Some people have criticized this documentary for a variety of reason, including calling the filmmakers exploitative. I don't think that the Beales were exploited - they are both intelligent although somewhat deluded women and likely understood the implications of participating in this filming. Others have said that the material is somewhat suspect - are the Beales "worthy" of a documentary? That's a judgment call each viewer will need to make. I enjoyed it - the film is like nothing else I've ever seen. Although the Beales are deluded at times, their relationship is like a Tennessee Williams play sprung to life! I wasn't able to turn away, and I know that these women will stick with me for a long time. Most highly recommended.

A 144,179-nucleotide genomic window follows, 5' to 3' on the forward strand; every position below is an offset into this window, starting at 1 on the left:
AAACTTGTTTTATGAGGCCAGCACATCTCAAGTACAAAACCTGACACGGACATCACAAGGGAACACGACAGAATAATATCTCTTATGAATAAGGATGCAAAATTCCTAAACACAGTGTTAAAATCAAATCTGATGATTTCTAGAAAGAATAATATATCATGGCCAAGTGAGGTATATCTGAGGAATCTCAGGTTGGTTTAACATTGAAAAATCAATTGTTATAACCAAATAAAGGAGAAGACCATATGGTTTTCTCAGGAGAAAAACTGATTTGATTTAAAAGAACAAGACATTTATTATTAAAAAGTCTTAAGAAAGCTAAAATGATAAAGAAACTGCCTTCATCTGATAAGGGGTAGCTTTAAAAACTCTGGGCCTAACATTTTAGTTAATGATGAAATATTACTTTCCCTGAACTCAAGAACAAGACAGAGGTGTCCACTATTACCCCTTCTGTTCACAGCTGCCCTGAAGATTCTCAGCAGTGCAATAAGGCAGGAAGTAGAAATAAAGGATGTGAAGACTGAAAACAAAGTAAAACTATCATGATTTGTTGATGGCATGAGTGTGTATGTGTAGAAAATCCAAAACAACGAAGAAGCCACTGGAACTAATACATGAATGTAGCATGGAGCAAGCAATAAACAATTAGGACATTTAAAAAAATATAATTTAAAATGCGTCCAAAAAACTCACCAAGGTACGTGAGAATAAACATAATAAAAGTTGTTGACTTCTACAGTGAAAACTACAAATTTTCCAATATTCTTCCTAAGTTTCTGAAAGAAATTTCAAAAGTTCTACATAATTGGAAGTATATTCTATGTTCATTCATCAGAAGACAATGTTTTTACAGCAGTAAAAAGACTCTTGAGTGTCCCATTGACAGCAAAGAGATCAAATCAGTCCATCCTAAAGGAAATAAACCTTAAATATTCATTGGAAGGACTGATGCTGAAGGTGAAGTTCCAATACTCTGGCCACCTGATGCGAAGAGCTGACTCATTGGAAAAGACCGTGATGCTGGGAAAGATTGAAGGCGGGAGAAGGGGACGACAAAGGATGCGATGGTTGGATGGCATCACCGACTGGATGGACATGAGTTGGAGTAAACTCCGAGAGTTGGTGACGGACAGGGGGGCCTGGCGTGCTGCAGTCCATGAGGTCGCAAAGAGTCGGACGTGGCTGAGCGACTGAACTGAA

The DVD extras include original trailers and a fascinating commentary track featuring the Maysles and their associates. They fill in many of the blanks about the film. Fortunately, the DVD includes subtitles, as the women constantly talk over each other during their arguments. You needn't miss a single word of this hypnotic documentary. "
Searching for Grey Gardens
Serena Williams | Las Vegas, NV United States | 01/28/2002
(5 out of 5 stars)